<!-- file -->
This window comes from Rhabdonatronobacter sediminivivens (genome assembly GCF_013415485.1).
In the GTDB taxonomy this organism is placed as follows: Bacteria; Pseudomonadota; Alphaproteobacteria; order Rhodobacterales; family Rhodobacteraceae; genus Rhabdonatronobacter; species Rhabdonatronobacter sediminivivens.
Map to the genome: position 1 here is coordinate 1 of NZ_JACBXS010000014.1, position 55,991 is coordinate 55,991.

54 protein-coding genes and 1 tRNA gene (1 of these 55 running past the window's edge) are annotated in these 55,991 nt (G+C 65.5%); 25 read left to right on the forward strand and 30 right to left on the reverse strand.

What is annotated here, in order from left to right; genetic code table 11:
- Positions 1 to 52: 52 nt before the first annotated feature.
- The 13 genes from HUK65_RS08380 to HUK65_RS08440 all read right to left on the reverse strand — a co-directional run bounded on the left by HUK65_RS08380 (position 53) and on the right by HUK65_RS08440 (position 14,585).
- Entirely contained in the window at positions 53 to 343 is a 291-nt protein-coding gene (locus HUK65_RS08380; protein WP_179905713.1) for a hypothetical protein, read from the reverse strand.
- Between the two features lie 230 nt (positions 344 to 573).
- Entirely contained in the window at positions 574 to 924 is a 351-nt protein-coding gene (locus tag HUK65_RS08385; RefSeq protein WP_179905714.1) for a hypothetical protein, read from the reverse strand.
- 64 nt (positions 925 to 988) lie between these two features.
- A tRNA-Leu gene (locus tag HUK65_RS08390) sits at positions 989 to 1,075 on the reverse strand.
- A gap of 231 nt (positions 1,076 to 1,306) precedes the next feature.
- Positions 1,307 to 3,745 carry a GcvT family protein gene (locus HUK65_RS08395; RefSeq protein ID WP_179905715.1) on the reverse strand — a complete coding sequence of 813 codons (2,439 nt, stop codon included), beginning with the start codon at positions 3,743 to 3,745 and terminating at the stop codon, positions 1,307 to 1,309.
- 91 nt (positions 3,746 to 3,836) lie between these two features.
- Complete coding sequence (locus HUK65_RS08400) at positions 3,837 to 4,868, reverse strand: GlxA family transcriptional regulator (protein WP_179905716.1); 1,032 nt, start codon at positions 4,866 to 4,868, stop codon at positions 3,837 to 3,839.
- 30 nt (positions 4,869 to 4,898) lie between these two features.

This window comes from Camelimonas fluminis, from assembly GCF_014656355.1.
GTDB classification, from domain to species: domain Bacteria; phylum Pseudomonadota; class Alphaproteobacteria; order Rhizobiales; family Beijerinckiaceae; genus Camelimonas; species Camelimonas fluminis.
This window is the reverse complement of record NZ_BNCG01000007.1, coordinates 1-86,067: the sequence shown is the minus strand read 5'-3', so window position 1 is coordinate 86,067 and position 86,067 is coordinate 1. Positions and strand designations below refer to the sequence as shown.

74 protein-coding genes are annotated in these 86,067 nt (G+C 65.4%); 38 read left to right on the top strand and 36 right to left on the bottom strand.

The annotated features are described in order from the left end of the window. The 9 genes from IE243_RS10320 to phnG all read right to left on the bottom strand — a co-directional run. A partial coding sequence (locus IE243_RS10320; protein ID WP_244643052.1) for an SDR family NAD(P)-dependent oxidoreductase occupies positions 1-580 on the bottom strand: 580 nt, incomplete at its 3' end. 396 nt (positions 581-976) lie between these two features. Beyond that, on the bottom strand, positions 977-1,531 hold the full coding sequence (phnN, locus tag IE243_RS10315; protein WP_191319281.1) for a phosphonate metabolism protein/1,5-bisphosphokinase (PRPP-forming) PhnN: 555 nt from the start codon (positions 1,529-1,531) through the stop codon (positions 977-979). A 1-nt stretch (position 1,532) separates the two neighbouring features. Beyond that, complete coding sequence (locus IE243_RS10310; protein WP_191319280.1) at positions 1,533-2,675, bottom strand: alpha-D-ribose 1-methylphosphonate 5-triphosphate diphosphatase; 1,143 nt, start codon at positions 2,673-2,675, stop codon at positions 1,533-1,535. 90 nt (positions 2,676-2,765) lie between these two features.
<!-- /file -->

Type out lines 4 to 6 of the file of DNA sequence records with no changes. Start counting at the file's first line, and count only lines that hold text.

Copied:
54 protein-coding genes and 1 tRNA gene (1 of these 55 running past the window's edge) are annotated in these 55,991 nt (G+C 65.5%); 25 read left to right on the forward strand and 30 right to left on the reverse strand.

What is annotated here, in order from left to right; genetic code table 11:
- Positions 1 to 52: 52 nt before the first annotated feature.